Butler, Wilson remain on District 5 ballot

Published 12:02 am Tuesday, November 1, 2011

NATCHEZ — August primaries whittled down the number of District 5 supervisor candidates from four to two.

And in the push this fall toward the Nov. 8 General Election, Calvin Butler, a Democrat, and Grady “Cookie” Wilson, a Republican, are sticking to their original platforms, they said.

Calvin “Jyrod Buford” Butler

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Butler said if elected, he would support development of an industrial park to lure industries to town.

“We (need) something to offer industries,” Butler said.

However, he said the board of supervisors’ biggest role in creating jobs is a role of support to Natchez Inc.

Butler also said he would like to see the creation of a volunteer litter control committee in Adams County to help clean up by giving committee members authority to issue tickets to litterers.

In addition, Butler said he would like to see the creation of a penal farm where inmates can grow vegetables and the county can sell them to the community for profit. The penal farm would also provide healthful food options for inmates, Butler said.

Butler said he supports the construction of a recreation complex in Adams County.

“When companies are coming in, they (want) strong education in the community and recreation for their family and kids,” Butler said.

Butler said he would not support a tax increase for recreation. He believes a recreation complex can pay for itself through tournaments and other events.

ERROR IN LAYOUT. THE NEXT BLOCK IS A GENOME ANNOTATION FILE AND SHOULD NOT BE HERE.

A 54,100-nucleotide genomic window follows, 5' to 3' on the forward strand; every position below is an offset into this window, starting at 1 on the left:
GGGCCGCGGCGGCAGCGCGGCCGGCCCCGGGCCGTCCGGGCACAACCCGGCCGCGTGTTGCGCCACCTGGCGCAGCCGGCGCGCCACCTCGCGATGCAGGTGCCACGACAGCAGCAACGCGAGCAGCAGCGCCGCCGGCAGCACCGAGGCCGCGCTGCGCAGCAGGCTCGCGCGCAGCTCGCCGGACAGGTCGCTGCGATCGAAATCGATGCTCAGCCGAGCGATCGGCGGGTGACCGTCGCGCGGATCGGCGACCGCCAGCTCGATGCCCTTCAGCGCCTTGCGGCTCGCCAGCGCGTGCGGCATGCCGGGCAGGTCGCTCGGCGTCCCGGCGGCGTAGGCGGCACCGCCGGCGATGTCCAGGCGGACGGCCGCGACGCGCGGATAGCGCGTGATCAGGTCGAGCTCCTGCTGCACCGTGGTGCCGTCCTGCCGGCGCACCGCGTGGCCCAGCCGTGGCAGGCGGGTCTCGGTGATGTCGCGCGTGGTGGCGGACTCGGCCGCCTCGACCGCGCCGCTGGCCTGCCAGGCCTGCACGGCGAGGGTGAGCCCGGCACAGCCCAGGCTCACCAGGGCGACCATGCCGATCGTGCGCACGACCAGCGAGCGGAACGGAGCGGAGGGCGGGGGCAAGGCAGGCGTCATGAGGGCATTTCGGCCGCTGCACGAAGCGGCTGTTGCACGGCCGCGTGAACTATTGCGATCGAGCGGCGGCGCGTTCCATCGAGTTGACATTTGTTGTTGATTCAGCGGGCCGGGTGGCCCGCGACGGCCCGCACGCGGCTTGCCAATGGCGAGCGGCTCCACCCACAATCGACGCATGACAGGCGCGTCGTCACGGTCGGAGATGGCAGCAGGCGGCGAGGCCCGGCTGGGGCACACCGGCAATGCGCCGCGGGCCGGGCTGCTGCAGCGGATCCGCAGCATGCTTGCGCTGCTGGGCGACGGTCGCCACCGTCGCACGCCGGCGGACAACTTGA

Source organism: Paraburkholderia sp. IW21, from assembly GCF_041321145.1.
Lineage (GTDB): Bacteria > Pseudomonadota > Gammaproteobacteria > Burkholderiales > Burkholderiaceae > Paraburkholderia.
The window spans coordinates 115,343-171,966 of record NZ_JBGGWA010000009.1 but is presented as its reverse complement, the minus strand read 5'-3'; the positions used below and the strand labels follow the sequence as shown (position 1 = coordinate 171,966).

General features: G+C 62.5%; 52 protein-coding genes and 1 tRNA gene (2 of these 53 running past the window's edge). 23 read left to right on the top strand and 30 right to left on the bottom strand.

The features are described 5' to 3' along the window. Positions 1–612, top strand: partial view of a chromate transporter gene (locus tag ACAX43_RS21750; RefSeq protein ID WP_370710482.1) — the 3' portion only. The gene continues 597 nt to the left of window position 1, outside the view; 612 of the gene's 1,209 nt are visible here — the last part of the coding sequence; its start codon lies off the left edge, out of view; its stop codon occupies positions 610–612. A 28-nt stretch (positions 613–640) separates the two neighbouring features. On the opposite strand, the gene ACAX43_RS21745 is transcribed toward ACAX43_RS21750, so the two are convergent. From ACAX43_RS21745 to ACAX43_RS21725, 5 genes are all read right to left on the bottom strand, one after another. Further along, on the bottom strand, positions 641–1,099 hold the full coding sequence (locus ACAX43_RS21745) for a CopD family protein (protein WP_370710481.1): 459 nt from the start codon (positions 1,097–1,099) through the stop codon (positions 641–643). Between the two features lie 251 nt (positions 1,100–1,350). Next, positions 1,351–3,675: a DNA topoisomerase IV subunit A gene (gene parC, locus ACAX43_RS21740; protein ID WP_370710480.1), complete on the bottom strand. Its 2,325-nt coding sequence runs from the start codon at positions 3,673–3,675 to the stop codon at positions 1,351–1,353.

“(The complex) should be economic development for the community,” he said.

Butler said he is the best choice because he has shown he is involved in and committed to the community through work with the United Way, the Sadie V. Thompson Head Start Center, the Robert Lewis Middle School mentoring program and through his job as the operations manager of WTYJ/WMIS radio stations.

Grady “Cookie” Wilson

Wilson said after talking to people in the community, he still has the same views. But some of them, especially about education, have strengthened.

“(Education) is the key to getting the community turned around,” Wilson said.

As a supervisor, Wilson said his role in education would be to appoint school board members and support them in implementing changes.

“The board of supervisors has to help (school board members) with (changes) and make sure those things happen,” Wilson said.

The world has become much more technologically based, Wilson said, and local education needs to better prepare the children of Adams County for those demands in today’s workforce.

“(Industries) don’t have to be large paper mills anymore,” he said. “Businesses out there are more technologically advanced,” he said.

Wilson said he does not take his candidacy lightly.

“I’ve thought about (running for supervisor) long and hard.”

Wilson said more than 20 years of owning and operating his own business, Wilson Tile & Marble, and his seven years of experience as divisional manager of Craft-Croswell prove he can work well with others and manage employees.

“I know what it takes to meet budgets, time lines, goals, expectations and move forward,” Wilson said.

Wilson said he is 100 percent committed to Adams County and has seen both good times and bad times in the past. He said he wants to move forward and raise his children in Adams County.